First Date review
First Date Review - Broadway musicalWho doesn’t love a blind date? Of course, by this I mean, who does?
I had one the other day, with the new Broadway musical “First Date.” I’d heard little about the show, and its authors were entirely unknown to me.
Didn’t go so well.
Does any of the following sound familiar? An instant lack of rapport; a growing aversion as the minutes pass; a mysterious sense that time has suddenly stopped; a desperate hope that the apocalypse will arrive, preferably right this minute. Magnify those feelings, set them to bland pop-rock music, and you’ll have some idea of the oodles of fun I didn’t have during my evening at “First Date,” the singing sitcom that opened on Thursday night at the Longacre Theater.
With a book by Austin Winsberg and a score by Alan Zachary and Michael Weiner, “First Date” depicts, in all-too-real time, the initial encounter between Aaron (the very winning Zachary Levi, of the series “Chuck”) and Casey (the big-voiced Krysta Rodriguez, of the little-lamented “Smash”), two generically mismatched New Yorkers who’ve been set up by her sister.
Aaron, who arrives at the appointed watering hole first, overdressed in suit and tie and rippling with nerves, is the Nice Jewish Boy with a good job (“investment banking,” “corporate finance,” “mergers and acquisitions” are all mentioned). Yet he has, apparently and none too plausibly, never before been on a blind date. Casey is his opposite, the Artsy Tough Chick who’s all hard angles and wary experience, attired in a flashy leather-and-lace dress and mildly threatening ankle boots.
“She’s kinda indie and pretty hot,” as Aaron sings, “and a lot like all the things that I am not.”
She’s kinda familiar, too: the cool serial dater with a thing for bad boys. Aaron is also a recognizable type: the sweet, slightly nebbishy but cute guy who’s had his heart kicked around. Groaningly obvious, too, is the antagonism that animates their getting-to-know-you banter, which is set to the mechanical rhythms of formulaic television comedies about single guys and gals on the loose and looking for love in the city.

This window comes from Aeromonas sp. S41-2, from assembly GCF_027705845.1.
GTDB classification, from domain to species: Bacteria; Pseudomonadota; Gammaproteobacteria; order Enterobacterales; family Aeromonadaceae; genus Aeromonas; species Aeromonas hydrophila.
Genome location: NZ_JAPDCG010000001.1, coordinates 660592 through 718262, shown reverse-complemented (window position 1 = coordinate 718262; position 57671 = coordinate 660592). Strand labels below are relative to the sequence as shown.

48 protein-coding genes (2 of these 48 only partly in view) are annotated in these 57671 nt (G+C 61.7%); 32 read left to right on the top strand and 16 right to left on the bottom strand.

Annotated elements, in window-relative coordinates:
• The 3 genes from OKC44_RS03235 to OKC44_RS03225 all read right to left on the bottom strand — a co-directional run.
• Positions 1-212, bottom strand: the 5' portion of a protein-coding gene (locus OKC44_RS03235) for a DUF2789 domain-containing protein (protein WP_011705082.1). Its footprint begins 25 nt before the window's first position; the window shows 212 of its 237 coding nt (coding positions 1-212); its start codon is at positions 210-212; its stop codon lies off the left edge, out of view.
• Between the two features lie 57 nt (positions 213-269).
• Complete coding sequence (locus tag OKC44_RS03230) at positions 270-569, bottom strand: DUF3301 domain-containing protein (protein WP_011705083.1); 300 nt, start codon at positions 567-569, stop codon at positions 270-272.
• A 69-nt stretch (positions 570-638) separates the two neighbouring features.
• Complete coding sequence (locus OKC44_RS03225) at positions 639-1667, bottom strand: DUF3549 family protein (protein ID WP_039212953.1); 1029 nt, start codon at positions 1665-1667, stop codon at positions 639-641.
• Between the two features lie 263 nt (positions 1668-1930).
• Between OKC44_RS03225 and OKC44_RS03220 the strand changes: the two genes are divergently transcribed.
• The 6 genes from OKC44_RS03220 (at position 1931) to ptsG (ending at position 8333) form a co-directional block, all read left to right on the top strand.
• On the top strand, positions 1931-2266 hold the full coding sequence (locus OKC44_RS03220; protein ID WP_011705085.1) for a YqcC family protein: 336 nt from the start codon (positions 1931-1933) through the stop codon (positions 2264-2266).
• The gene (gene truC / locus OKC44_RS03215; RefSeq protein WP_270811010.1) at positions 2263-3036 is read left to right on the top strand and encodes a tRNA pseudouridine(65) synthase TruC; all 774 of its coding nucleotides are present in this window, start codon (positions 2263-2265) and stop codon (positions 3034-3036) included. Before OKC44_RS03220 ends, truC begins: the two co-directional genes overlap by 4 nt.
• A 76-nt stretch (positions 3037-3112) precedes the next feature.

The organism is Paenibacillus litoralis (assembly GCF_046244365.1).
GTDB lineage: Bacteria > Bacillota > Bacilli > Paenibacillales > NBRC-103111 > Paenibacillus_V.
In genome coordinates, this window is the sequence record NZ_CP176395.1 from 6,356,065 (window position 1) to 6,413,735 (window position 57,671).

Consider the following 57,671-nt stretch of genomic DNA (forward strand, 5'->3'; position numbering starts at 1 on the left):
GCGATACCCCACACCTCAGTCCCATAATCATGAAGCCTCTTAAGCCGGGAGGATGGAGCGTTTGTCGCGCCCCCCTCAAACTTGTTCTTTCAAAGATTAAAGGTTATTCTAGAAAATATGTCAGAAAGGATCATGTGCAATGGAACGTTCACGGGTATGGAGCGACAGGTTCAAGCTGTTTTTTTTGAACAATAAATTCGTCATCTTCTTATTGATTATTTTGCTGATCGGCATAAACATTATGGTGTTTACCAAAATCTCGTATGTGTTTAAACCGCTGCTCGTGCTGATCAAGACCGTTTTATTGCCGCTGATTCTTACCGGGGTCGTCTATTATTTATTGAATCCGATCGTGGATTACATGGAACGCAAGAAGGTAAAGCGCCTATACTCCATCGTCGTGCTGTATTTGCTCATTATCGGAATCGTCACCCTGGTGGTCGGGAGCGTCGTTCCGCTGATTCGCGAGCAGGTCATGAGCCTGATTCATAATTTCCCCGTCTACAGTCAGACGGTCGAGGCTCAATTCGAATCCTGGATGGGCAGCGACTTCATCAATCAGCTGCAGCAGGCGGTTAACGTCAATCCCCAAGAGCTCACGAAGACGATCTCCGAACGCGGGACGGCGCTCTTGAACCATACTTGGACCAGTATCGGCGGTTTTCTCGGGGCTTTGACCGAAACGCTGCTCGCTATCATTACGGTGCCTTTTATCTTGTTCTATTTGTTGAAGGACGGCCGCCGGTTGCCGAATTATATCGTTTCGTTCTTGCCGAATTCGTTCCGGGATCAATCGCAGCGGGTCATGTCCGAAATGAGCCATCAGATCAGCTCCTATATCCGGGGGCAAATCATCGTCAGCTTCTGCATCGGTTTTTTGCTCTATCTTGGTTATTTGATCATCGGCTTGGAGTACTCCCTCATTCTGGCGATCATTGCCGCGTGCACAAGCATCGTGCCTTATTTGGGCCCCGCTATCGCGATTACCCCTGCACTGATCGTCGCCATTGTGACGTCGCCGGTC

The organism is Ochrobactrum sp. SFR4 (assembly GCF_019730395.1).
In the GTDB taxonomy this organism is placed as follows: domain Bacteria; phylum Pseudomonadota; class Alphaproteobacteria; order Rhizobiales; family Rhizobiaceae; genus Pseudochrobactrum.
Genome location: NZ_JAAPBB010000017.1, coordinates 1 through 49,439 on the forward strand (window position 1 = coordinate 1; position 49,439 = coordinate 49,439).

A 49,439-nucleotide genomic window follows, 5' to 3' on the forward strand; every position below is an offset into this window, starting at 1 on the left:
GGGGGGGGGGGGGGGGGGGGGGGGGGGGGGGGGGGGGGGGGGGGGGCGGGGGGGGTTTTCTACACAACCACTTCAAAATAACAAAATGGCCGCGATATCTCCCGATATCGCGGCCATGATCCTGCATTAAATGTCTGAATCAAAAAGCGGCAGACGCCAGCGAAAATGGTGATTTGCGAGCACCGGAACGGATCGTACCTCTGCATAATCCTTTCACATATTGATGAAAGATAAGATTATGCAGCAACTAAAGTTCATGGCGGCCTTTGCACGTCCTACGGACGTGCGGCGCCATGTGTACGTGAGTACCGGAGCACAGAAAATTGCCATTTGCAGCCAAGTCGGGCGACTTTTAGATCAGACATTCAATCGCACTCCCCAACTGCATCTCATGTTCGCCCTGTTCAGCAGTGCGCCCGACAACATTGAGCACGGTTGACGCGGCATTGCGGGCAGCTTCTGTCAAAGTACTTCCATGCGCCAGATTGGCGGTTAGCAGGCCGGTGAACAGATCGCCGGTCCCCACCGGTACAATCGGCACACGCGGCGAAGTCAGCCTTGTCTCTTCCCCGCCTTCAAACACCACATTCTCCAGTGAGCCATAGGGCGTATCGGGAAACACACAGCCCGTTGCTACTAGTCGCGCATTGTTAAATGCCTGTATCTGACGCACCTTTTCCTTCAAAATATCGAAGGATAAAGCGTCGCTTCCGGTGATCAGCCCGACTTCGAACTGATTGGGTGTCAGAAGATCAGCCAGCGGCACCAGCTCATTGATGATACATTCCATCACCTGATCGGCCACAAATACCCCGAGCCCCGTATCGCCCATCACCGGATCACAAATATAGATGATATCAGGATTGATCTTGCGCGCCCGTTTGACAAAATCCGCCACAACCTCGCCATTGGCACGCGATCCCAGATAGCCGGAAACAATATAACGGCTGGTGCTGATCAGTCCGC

After zigzagging between moments of bonding and alienating missteps (when Aaron learns that Casey’s an old hand at this, he jokingly nicknames her “Blind Date Slut”), these two all-wrong-for-each-other sorts begin to find common ground. Casey flares up in outraged sympathy upon hearing that Aaron’s fiancée dumped him at the altar — another minty-fresh twist — and by the evening’s end, they have established a tentative rapport, just in time for the curtain to fall on a passionate smooch. (Sorry, but no, that’s not a spoiler.)
Annotating the couple’s predictably rocky path to love, or at least a second date, are voices in their heads. Aaron is haunted by memories of his emasculating ex (Kate Loprest) and upbraided by his best buddy (Bryce Ryness) whenever he makes a rookie mistake, like bringing up the emasculating ex. Casey’s primary noodge is her sister, Lauren (Sara Chase), who pesters her about her ticking biological clock and her tendency to withdraw, then scolds Casey when she has the scandalous thought of ordering a burger, lamenting that she’ll “end up on ‘The Biggest Loser — “Gee, I Wonder Why I’m Still Single” Edition.’ ” (Aaron, meanwhile, gets an earful from his buddy when he ponders ordering a “sissy salad.”)